It’s what our system produces: Garbage in, garbage out. If you have selfish, ignorant citizens, you’re going to get selfish, ignorant leaders. Term limits ain’t going to do any good; you’re just going to end up with a brand new bunch of selfish, ignorant [Americans]. So, maybe, maybe, maybe, it’s not the politicians who suck. Maybe something else sucks around here… like, the public. Yeah, the public sucks.”
May 8, 2008
1. Gene Robinson, Episcopal Bishop, plans own civil union. Read here.
2. Grameen Bank in Jackson Heights, Queens (NYC). Read here.
3. Virginia Elects First Gay African American. Read here.
4. Aryan Outfitters. View here.
5. Mildred Loving, mixed-race woman who took on the state of Virginia in 1967 and won, dies. Read here
6. Bounty Killa and Mavado banned from Guyana. Read here.
7. Arguments against the Birth Control Patch. Read here.
8. Made in Africa. Read here.
9. Israeli Arabs living in the hyphen Read here.
10. Treadmill or pavement? Read here
11. Senseless killings of endangered creatures in Cayman. Read here.
12. Protests against food price hikes in Haiti. Read here.
13. Morality and Ethics in Public Life: A View from India. Read here.
14. Hillary’s Race to the Bottom. Read here.
15. McCain’s Pastor Problem. Read here.
16. Pollution in China. View here
17. It’s a bird…it’s a plane…it’s an immigrant! View here.
May 8, 2008
The thing they say about rolling stones is probably true; not only don’t they gather moss, but they don’t write anything either. And this blogging thing does require me to sit on my backside long enough to process and write something reasonably intelligent for you to read. I think that’s in the fine print somewhere.
So, why no decent posts from March till now? Well, I’ve been rolling a lot, and left the computer where it belonged – at home. I am well aware that you have not heard a word from me about all the madness — the ongoing abortion drama, the latest debacle in the schools, the pornographic reportage on violence, hysteria about food insecurity, the miss ja. universe pageant, etc. etc. etc. etc. — nor about all the conscious acts of beauty in our midst like Curator’s Eye (even if some, like the recent Lorna Golding event, can be thoroughly elitist, self-serving and poorly organized).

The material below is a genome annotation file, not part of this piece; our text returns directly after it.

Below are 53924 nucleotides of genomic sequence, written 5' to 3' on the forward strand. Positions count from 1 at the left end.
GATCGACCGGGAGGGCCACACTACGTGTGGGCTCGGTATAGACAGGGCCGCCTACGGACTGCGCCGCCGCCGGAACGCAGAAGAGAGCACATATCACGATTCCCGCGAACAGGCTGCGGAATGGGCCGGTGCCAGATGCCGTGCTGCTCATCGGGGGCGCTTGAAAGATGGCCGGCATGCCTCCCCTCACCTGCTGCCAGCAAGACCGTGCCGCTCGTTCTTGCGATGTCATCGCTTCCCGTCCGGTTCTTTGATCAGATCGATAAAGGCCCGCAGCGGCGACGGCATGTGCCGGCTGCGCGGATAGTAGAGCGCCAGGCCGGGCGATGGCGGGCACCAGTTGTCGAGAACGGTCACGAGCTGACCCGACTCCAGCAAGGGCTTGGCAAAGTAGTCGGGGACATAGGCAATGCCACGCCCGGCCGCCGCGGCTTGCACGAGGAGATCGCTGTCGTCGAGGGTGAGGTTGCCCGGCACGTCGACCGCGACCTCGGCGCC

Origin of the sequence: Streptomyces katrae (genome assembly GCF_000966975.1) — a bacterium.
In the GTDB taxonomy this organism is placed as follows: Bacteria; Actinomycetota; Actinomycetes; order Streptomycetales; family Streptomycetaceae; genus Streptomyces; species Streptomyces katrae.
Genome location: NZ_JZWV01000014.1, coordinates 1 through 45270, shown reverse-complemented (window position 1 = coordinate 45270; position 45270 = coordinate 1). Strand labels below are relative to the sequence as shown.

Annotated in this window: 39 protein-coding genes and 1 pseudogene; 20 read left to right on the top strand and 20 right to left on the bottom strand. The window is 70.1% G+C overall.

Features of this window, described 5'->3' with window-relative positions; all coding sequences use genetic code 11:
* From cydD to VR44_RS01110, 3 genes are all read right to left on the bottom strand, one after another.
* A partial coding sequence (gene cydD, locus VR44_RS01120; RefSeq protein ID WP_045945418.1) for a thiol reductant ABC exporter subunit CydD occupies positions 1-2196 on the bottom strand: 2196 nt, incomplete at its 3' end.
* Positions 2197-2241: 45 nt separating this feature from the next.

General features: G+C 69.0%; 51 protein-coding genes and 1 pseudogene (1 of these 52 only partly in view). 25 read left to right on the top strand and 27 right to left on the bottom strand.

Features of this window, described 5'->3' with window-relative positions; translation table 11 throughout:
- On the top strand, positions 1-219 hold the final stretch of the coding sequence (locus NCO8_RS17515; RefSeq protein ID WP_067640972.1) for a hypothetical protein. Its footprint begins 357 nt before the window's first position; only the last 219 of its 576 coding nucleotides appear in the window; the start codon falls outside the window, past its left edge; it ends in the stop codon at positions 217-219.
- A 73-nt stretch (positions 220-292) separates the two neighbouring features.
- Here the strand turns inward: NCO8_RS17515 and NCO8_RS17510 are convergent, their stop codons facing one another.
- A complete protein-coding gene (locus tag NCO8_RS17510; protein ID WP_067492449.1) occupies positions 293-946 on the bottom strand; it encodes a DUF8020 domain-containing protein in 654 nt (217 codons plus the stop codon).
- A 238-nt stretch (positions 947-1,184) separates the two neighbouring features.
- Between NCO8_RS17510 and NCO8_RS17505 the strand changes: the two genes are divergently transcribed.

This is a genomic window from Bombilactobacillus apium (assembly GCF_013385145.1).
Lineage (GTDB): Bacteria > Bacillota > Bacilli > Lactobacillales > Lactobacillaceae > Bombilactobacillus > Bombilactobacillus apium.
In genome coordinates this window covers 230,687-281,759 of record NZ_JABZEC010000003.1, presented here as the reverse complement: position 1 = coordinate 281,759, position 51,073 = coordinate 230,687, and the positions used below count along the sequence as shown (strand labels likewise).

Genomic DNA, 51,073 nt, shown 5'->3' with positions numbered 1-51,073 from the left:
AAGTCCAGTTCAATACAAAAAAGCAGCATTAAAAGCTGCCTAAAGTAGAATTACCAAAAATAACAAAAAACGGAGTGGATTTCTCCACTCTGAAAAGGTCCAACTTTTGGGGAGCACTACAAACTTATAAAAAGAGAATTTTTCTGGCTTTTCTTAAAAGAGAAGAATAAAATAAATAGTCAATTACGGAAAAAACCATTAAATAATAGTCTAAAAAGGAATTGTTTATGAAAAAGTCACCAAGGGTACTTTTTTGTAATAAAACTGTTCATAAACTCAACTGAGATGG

But I did sketch a post or two in my head — look out for words on the following in the days ahead:
1. I went to Florida in March – I might be one of the few Jamaicans left who had never been there and am not taken with all dem wall-up wall-up communities. Nonetheless, I encountered an interesting story in the local entertainment rag about Sean Kingston, caught up with family gossip about the thuggish ravings of the one Fitzroy Salesman, and made some observations about the Jamaican queer youth who are hanging out on the street corners in South Beach.
2. I went to Chicago in early April to attend the Race, Sex, Power conference. Very stimulating in all the ways that a conference of this kind ought to be! Stayed with one of the organizers, Natalie Bennett (a fellow Jamaican!) and hung out with her and a group of “sexual intellectuals” for a bit. Had a great time, and of course lots to talk about.
3. Right after the conference, I flew off to Ghana to work in a medical mission, with a group composed of Caribbean immigrants from New York (Jamaica, Haiti, Guyana, Trinidad), folks who came from Jamaica and from Washington DC. It was hard work – beautiful, spiritual and transforming in the hot, humid heart of Ashanti territory in Kumasi. And yet, the only people who were clearly inept, and who had the nerve to complain about having to work hard, were from — yep — our own illustrious KPH.
4. I am now back in Chicago cotching at somebody’s house and yes, gathering some moss in this rainy Chicago spring weather. But, I did spend my birthday by going to a Korean bathhouse and experiencing the kind of bodywork that I had only associated with fantastic sex until now. Yes, there’s definitely something missing from our lives — a good scrub!
5. As this lovely gallivant is coming to an end, I am now getting ready to fly to New York and then to return to Jamaica for Calabash at the end of the month. I have never attended — I know, I know, I know. Plus a girlfriend tells me it will be a virtual queerfest this year. Now how could I possibly miss such an occasion?
In between all of that, I was sleeping, sick with the flu, trying to meet some deadline, dealing with a family crisis and trying to get some creative work done.
All the juices are now flowing, much has been said, now there’s writing to be done.